A Call to Action: Racial Disparities in Hypersomnia Disorders

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The Hypersomnia Foundation has long felt that welcoming everyone, regardless of ethnicity, gender, religion, or any other demographic, is essential to who we are, and must be incorporated into our efforts to raise awareness and reach undiagnosed patients. Yet, we are aware that most of the people who have found HF are primarily White, and that it is the responsibility of HF’s Board to examine diversity issues more closely. We recognize that our good intentions and statements of inclusiveness are not enough, and are asking ourselves, “What meaningful actions can we take?” We would like to share with you the results of our first action: measuring the extent to which the Hypersomnia Foundation is connecting with diverse racial/ethnic individuals.

In the spring of 2020, the office at the U.S. National Institutes of Health (NIH) that conducts research on neurological disorders issued a Request for Information (RFI) asking interested parties to provide data on disparities in neurological disorders. The Hypersomnia Foundation chose to participate in this RFI as we believe that there are significant disparities in hypersomnia diagnosis and treatment. To participate, we needed to find out if there is evidence that disparities may exist.

While we do not have racial/ethnic data on everyone who has interacted with the Hypersomnia Foundation, we do have demographic data on those who have chosen to participate in our international patient registry at CoRDS. (For more information, visit the International Patient Registry at CoRDS.) The purpose of the analysis was to answer the question “Is the racial/ethnic makeup of the Hypersomnia Foundation community representative of the U.S. population?” If the racial/ethnic breakdown in CoRDS matches the racial/ethnic breakdown of the U.S., then we do not have evidence of a disparity. If, however, the racial/ethnic breakdown in CoRDS does not match the U.S. population, then we do have evidence that barriers may disproportionately affect specific racial/ethnic groups.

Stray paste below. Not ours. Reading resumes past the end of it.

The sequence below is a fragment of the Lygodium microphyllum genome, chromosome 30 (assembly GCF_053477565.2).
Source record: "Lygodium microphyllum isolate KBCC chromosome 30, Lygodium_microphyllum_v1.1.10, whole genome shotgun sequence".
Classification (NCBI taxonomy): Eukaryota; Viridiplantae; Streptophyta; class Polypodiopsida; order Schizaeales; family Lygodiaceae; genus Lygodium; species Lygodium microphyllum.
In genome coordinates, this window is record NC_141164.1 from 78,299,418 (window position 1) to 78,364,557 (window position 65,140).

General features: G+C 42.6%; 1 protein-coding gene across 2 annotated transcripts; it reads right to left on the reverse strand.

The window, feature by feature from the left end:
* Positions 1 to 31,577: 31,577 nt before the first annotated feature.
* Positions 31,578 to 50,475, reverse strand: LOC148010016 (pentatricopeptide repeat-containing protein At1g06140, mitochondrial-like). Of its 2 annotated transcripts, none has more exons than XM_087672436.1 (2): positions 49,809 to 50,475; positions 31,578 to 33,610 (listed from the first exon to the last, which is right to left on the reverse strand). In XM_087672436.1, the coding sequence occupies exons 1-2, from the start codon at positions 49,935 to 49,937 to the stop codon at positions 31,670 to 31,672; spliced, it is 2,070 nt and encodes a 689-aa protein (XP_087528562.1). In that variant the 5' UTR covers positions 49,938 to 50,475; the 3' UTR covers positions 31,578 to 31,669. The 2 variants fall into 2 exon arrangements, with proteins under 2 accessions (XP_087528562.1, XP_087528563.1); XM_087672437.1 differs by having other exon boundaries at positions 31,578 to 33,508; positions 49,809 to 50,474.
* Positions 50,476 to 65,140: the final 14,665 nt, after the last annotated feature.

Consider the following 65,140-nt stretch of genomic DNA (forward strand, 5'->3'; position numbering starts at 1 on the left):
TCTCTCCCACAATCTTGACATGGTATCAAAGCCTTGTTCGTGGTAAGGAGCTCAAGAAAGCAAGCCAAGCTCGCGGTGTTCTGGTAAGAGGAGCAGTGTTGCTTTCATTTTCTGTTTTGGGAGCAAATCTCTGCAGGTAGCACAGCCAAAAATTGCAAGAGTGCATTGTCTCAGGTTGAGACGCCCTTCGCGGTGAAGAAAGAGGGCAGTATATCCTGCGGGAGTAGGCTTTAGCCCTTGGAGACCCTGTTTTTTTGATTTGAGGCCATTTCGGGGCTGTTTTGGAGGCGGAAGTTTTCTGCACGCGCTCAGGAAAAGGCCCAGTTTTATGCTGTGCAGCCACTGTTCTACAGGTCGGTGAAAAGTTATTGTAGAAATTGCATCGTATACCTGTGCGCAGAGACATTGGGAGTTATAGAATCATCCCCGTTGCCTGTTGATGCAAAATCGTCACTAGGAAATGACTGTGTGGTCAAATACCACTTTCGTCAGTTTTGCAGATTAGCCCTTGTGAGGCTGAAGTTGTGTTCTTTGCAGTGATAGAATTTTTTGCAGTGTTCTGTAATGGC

Race/Ethnic Distribution in U.S. Population Compared to Hypersonia Participants in CoRDS

Our analysis determined that the racial/ethnic breakdown of CoRDS participants is significantly different than the U.S. population, providing evidence that disparities exist. While the 2000 U.S. census data shows that 60.1% of U.S. residents are White, 92.9% of hypersomnia patients in our CoRDS database are White. Blacks comprise 13.4% of the U.S. population, but only 2.0% of CoRDS participants are Black. Hispanics comprise 18.5% of the U.S. population but only 3.2% of CoRDS participants are Hispanic. The data in the remaining racial/ethnic groups is too thin to make a statistically valid conclusion, but what data there is suggests that these groups are also underrepresented.